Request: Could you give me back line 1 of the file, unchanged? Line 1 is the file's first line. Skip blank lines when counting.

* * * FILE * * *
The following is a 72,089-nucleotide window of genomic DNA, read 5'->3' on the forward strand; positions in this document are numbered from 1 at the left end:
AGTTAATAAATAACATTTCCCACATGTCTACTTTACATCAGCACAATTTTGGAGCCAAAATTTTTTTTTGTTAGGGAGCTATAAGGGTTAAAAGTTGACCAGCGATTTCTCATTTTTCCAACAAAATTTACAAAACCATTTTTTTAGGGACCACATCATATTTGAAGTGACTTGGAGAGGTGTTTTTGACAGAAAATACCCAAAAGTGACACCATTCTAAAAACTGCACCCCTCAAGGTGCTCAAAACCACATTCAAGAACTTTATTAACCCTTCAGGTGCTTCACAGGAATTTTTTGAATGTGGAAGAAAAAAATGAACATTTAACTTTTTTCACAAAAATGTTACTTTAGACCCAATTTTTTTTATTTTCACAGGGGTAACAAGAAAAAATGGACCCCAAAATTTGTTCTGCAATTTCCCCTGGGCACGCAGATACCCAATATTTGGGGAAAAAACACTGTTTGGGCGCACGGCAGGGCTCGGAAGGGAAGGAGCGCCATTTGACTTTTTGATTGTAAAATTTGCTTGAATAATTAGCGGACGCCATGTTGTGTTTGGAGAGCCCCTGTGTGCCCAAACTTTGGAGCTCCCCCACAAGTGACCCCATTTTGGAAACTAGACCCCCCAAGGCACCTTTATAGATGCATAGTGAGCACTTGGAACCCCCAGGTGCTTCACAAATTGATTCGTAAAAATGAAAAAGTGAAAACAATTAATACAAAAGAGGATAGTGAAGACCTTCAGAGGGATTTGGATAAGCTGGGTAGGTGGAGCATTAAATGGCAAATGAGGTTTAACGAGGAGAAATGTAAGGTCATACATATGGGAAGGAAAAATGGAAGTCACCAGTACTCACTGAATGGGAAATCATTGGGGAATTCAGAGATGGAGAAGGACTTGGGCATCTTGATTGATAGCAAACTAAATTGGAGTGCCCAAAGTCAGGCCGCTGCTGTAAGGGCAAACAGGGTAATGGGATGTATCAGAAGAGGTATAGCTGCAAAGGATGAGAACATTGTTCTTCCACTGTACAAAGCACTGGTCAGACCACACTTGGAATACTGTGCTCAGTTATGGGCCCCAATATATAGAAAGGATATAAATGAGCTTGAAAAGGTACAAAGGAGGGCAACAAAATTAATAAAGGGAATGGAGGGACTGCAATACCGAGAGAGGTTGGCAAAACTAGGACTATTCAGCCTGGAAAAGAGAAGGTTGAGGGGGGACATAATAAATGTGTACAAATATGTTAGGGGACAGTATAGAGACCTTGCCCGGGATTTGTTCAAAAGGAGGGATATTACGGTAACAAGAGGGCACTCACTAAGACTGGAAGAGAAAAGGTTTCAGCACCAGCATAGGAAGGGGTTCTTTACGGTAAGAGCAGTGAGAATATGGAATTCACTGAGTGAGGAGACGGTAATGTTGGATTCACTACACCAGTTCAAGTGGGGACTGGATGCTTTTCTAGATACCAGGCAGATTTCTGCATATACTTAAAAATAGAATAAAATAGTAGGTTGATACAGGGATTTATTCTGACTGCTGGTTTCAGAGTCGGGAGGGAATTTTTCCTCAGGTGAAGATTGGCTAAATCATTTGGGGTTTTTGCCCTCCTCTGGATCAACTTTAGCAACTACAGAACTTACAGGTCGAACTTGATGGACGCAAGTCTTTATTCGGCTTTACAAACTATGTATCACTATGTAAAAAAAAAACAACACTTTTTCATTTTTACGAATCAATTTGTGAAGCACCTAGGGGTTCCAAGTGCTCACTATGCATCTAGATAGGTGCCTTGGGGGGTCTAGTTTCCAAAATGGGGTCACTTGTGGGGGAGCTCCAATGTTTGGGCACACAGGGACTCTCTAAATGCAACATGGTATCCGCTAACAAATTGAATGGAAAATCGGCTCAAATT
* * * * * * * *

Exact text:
The following is a 72,089-nucleotide window of genomic DNA, read 5'->3' on the forward strand; positions in this document are numbered from 1 at the left end: